Introduction: Currently, no standardised, evidence-based assessment tool for assessing immediate self-harm and suicide in acute paediatric inpatient settings exists.
Aim: The aim of this study is to develop and test the psychometric properties of an assessment tool that identifies immediate risk of self-harm and suicide in children and young people (10–19 years) in acute paediatric hospital settings.
Methods and analysis: Development phase: This phase involved a scoping review of the literature to identify and extract items from previously published suicide and self-harm risk assessment scales. Using a modified electronic Delphi approach, these items will then be rated according to their relevance for assessment of immediate suicide or self-harm risk by expert professionals. Inclusion of items will be determined by 65%–70% consensus between raters. Subsequently, a panel of expert members will convene to determine the face validity, appropriate phrasing, item order and response format for the finalised items.Psychometric testing phase: The finalised items will be tested for validity and reliability through a multicentre, psychometric evaluation. Psychometric testing will be undertaken to determine the following: internal consistency, inter-rater reliability, convergent, divergent validity and concurrent validity.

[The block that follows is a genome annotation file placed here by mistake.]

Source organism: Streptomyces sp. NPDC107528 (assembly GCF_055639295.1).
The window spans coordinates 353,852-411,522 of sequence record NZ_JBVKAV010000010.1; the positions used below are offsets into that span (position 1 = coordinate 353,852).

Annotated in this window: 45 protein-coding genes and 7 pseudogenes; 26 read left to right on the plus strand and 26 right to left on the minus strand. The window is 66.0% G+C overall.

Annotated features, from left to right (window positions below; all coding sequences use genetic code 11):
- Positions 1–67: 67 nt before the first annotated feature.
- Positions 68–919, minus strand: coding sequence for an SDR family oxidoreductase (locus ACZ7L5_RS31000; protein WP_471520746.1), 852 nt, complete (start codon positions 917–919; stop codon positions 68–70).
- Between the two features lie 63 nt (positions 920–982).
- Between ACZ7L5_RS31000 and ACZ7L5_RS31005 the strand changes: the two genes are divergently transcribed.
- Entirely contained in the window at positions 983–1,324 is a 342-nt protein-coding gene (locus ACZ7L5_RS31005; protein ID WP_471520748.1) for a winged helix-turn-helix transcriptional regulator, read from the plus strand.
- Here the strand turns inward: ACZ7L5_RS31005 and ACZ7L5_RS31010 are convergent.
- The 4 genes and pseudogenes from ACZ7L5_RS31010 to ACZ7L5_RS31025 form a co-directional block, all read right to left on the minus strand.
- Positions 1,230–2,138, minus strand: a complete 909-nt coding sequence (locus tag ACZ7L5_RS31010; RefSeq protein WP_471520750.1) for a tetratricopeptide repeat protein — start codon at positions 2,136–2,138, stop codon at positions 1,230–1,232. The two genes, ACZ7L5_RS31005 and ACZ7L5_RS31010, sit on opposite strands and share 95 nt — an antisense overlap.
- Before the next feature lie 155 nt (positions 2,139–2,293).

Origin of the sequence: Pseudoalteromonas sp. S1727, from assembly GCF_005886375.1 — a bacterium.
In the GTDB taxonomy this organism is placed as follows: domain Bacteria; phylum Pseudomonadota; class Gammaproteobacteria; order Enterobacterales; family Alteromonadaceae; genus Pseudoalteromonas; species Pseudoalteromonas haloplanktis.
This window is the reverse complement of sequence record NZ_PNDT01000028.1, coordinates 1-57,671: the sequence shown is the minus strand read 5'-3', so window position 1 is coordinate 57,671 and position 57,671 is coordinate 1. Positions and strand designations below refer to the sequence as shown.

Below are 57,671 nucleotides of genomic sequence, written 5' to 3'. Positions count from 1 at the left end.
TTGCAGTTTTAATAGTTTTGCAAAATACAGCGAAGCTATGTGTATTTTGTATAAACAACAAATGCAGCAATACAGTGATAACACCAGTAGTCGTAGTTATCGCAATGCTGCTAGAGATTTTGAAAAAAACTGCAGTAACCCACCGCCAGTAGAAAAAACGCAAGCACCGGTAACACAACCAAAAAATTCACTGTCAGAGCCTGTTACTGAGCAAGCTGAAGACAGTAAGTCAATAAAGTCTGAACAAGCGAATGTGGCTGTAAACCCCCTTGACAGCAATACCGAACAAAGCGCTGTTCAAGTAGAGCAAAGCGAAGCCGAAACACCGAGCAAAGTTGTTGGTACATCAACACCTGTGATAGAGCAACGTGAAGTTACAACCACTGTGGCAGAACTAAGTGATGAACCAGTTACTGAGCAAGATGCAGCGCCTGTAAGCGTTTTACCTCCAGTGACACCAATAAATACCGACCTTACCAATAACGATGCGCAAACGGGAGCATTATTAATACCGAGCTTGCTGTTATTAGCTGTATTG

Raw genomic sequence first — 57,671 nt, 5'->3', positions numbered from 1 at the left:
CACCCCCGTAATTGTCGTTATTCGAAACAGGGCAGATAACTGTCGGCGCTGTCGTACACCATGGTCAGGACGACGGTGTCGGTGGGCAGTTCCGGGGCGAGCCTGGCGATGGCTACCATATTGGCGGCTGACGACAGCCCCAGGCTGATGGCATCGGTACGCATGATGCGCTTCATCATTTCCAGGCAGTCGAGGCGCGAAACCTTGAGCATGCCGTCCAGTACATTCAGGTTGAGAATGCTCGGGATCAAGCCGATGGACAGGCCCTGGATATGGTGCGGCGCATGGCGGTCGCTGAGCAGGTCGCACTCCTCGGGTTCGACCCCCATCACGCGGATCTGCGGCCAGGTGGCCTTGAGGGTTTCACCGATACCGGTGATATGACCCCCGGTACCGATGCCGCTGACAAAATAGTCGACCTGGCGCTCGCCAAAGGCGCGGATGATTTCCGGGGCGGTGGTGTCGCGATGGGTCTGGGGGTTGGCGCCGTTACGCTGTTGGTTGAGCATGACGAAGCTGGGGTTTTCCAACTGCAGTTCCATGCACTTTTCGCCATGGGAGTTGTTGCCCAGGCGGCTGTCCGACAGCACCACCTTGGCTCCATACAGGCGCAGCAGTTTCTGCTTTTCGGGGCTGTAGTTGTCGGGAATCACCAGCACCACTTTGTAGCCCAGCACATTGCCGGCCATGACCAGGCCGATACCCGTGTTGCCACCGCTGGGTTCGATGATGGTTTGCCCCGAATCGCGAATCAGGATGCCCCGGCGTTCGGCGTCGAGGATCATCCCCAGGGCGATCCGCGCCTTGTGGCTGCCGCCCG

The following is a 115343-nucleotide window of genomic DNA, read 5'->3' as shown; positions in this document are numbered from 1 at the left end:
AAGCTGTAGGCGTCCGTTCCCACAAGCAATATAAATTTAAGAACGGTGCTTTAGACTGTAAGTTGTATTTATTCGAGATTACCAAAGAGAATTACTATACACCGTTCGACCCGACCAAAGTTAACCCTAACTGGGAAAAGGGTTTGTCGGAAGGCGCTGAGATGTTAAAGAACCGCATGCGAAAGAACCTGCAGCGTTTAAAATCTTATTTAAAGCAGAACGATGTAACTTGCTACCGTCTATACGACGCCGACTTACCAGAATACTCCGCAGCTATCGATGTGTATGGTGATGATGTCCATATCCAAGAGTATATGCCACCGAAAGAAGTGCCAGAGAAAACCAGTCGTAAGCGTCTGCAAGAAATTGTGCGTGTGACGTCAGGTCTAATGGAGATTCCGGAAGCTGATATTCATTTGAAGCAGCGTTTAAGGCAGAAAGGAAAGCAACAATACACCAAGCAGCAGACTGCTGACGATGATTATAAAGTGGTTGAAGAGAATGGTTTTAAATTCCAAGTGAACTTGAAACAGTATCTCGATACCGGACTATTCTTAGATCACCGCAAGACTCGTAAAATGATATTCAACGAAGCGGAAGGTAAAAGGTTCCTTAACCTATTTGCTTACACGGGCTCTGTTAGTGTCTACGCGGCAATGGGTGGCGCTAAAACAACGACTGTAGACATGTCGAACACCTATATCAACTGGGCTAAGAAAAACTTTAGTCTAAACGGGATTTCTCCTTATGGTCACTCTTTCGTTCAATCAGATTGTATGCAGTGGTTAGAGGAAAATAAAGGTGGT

Ethics and dissemination: Ethical approval was provided by the National Health Service East Midlands—Derby Research Ethics Committee (17/EM/0347) and full governance clearance received by the Health Research Authority and local participating sites. Findings from this study will be disseminated to professionals and the public via peer-reviewed journal publications, popular social media and conference presentations.
Manning, J. C., Walker, G. M., Carter, T., Aubeeluck, A., Witchell, M., & Coad, J. (2018). Children and Young People-Mental Health Safety Assessment Tool (CYP-MH SAT) study: Protocol for the development and psychometric evaluation of an assessment tool to identify immediate risk of self-harm and suicide in children and young people (10–19 years) in acute paediatric hospital settings. BMJ Open, 8(4), e020964. https://doi.org/10.1136/bmjopen-2017-020964